Dozens of Doral police officers were part of a spectacular training operation in the early hours of June 23 to neutralize groups of “kidnappers” holding numerous people hostage in a crowded mall.
Extreme situations like those in other American cities in recent years require that police officers be trained to respond immediately, said Doral Police Chief Richard Blom.
“Watching what happened in Columbine, when police officers waited outside the school while the SWAT specialized force arrived ... we can’t wait that long because tragedies occur in less than 15 minutes,” Blom said. “The community expects its police to neutralize whoever practices violence, and we have to be prepared for that.”
Shortly after 4 a.m., a first group of about 30 police officers began the drill with the inspection of their weapons, under the supervision of high-ranking instructors at the parking lot of the Miami International Mall, on Northwest 107th Avenue at 14th Street.
In this group was Cristina Escontrela, who in March became the first Venezuelan woman to be sworn in as a Doral police officer.
Shortly afterward, the police officers received the Code Red alert that notified them of the armed takeover of the mall’s food court. In a few minutes, having key information that warned them of a sniper on the roof of the place, the officers responded to the emergency.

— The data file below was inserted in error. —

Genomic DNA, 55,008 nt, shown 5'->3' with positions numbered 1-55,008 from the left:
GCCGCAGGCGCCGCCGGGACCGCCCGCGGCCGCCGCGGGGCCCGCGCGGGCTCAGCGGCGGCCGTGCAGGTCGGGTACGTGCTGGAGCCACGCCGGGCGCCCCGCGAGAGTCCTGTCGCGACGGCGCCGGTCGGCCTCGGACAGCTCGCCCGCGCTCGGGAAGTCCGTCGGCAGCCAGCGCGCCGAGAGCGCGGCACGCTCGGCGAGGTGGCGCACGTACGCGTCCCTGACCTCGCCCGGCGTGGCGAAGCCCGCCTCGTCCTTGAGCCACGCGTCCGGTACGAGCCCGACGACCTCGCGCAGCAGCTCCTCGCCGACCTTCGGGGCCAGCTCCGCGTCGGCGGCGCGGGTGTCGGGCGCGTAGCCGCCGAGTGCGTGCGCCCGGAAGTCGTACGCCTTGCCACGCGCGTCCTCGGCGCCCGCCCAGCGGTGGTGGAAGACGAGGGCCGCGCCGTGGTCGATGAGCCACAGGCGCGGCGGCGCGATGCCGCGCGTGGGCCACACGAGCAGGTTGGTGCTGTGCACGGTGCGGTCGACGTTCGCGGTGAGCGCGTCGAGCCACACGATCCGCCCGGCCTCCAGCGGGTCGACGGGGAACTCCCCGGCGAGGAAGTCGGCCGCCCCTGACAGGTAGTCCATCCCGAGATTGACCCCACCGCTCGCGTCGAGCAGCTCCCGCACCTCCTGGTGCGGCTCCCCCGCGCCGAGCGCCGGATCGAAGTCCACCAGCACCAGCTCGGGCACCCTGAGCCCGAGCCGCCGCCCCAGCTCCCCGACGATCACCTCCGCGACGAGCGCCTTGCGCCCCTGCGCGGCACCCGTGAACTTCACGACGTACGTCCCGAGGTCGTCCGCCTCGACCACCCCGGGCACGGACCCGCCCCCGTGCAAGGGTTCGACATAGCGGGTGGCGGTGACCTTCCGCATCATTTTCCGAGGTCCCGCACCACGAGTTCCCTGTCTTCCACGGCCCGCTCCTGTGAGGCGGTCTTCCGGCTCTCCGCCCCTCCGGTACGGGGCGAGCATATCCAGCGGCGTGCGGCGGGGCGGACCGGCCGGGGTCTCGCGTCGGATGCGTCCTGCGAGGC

“That information was provided by security guards of the mall,” Blom said. “That reflects the work the Doral police is doing in coordination with the community and with security at residential and commercial zones to guarantee public safety.”
After the first shots from the kidnappers, numerous volunteers who were part of the drill as mall customers went out running through one of the main entrances.
Seconds later, the police officers entered the mall showing recently acquired equipment such as armored helmets and anti-gas masks. The Deputy Chief Joe Seiglie said the special equipment was purchased within the last year and a half.
“During all this time we have improved the equipment of our officers,” Seiglie said. “At the same time, we are now improving the quality of training of all our officers.”
A camera installed on a drone that flew over the mall filmed the entire operation, capturing images of kidnappers, police officers and numerous victims fallen and bleeding on hallways. There were even dynamite cartridges connected to a cell phone. Nevertheless, the officers were able to capture the suspects in a matter of minutes.
A second drill operation began at 6 a.m. also at the area of restaurants of the mall. A total of 81 police officers took part as trainees with about 20 officers who supervised the training operation.
“It’s the first time our department is involved in this type of exercise,” Seiglie said. “Before, this type of exercise was exclusively done by specialized tacticians, but our philosophy is that all our officers need to be prepared for this type of high-risk situation.”